Vitamin supplements have been in for a hard time in recent years, with some health professionals claiming they have little effect on overall health. However, a new study has found that vitamin and calcium supplements could help women cut their risk of breast cancer by up to a third.
The research, which examined the diet and health of 700 women, found that those with nutrients added to their diet were up to 40 per cent less likely to develop breast cancer. In a report from the Scotsman, lead researcher of the study, Professor Jaime Matta, made it clear that it wasn’t a case of immediate protection, but rather a long-term effect.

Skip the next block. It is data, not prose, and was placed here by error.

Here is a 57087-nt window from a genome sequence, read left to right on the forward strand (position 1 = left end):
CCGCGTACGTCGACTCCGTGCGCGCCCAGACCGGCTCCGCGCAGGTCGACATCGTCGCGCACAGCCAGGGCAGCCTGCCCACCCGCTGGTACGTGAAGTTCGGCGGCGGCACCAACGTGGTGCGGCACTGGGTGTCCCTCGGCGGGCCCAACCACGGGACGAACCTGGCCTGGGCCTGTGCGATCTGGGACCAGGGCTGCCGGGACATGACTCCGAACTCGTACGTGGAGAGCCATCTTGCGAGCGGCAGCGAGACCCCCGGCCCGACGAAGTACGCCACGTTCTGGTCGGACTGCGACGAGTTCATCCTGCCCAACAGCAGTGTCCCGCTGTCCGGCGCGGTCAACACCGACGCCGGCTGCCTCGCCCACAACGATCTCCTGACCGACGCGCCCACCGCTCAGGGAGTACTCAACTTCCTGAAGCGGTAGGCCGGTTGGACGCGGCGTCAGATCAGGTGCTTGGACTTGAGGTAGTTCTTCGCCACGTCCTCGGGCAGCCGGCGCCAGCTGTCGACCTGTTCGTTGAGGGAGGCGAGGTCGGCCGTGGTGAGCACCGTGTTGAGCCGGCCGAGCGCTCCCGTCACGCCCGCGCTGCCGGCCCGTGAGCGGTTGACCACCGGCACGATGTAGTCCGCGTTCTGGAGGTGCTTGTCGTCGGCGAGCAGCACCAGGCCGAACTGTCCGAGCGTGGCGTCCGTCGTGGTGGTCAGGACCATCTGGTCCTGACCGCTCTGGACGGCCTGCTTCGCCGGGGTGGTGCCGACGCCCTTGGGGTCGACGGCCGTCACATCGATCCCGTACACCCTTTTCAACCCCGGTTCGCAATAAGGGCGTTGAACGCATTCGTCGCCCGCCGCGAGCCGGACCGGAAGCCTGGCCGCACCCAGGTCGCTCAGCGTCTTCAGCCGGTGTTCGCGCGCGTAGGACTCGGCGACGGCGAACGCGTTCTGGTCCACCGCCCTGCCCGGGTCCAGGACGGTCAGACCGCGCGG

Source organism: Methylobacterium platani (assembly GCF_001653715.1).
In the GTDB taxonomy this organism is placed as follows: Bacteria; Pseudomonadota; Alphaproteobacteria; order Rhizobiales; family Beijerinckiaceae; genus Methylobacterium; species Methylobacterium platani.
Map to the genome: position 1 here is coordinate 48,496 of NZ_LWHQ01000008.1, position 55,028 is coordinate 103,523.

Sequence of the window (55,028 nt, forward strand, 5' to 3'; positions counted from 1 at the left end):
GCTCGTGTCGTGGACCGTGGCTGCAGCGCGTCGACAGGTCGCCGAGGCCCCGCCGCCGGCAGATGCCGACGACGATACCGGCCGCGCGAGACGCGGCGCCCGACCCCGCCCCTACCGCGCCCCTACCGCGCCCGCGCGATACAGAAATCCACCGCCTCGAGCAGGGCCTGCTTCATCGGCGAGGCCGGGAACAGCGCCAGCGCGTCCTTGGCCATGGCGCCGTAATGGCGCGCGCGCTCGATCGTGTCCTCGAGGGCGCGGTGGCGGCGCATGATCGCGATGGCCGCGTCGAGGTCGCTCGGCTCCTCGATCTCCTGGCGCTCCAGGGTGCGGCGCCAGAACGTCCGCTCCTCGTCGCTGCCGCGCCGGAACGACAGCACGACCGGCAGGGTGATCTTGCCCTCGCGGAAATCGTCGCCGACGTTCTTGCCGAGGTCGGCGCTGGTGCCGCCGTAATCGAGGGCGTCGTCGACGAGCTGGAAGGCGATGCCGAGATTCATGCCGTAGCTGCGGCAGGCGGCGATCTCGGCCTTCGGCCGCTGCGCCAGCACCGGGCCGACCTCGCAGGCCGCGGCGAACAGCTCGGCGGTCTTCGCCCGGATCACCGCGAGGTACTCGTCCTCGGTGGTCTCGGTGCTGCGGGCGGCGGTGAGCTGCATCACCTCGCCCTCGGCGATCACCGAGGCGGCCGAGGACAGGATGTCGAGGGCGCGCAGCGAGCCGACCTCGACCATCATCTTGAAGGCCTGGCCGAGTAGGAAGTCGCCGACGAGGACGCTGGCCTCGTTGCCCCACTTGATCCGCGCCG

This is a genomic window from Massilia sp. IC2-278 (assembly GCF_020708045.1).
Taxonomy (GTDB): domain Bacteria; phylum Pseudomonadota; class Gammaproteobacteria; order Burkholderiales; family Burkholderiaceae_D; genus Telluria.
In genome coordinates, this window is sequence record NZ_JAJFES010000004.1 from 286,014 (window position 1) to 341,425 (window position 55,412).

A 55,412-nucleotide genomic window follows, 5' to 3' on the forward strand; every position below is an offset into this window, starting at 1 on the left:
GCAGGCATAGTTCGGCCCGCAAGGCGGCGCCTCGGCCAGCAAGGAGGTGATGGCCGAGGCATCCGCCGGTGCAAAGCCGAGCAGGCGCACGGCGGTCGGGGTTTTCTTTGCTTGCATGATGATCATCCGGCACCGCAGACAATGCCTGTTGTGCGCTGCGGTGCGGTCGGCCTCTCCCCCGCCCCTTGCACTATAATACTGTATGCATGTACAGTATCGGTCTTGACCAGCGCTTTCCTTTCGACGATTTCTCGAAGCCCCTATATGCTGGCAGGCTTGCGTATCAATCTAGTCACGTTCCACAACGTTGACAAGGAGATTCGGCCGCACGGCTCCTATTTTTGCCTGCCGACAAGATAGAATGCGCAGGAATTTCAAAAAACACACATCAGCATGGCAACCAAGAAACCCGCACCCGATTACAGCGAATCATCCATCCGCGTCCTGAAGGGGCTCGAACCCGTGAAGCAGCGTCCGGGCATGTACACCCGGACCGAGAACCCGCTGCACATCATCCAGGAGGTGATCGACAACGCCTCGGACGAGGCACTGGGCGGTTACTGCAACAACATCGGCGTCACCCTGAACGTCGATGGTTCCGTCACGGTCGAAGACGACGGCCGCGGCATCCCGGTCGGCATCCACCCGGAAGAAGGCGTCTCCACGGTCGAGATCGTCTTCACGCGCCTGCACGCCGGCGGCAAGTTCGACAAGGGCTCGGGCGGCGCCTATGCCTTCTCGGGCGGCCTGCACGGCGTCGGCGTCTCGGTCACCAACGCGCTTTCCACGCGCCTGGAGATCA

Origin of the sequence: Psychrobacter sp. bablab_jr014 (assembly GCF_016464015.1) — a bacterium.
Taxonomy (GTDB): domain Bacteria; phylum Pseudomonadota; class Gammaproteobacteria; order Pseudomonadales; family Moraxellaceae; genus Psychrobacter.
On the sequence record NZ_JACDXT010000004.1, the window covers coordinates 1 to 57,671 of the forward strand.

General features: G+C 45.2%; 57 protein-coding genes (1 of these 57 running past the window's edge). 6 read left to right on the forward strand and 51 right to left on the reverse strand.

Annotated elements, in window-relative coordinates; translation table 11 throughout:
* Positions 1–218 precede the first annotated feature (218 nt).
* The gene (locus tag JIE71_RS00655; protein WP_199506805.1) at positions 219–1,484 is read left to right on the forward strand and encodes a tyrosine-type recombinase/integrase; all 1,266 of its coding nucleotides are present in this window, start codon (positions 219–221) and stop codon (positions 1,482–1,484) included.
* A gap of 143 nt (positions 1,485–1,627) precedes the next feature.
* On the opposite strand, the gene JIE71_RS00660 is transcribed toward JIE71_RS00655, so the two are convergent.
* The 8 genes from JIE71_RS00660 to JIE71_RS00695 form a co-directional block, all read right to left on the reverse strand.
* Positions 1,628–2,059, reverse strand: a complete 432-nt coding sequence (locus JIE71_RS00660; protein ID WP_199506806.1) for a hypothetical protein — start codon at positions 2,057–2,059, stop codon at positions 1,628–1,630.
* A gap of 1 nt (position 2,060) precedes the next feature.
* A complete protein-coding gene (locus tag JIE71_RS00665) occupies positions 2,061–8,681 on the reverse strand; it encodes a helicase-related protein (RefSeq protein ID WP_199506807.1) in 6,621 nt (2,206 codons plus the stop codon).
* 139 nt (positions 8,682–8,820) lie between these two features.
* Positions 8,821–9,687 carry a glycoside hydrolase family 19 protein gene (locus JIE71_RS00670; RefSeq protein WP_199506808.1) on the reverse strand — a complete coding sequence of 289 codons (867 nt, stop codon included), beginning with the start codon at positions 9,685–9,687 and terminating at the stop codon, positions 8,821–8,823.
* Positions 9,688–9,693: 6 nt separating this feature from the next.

Health insurance site Quoteboffin.co.uk has stated its hope that the study will prompt an uptake in the consumption of vitamin and calcium supplements in women across the country. A spokesperson explained: “Breast cancer can be a devastating illness for sufferers and it’s very encouraging to hear news of this study from the Ponce School of Medicine in Puerto Rico.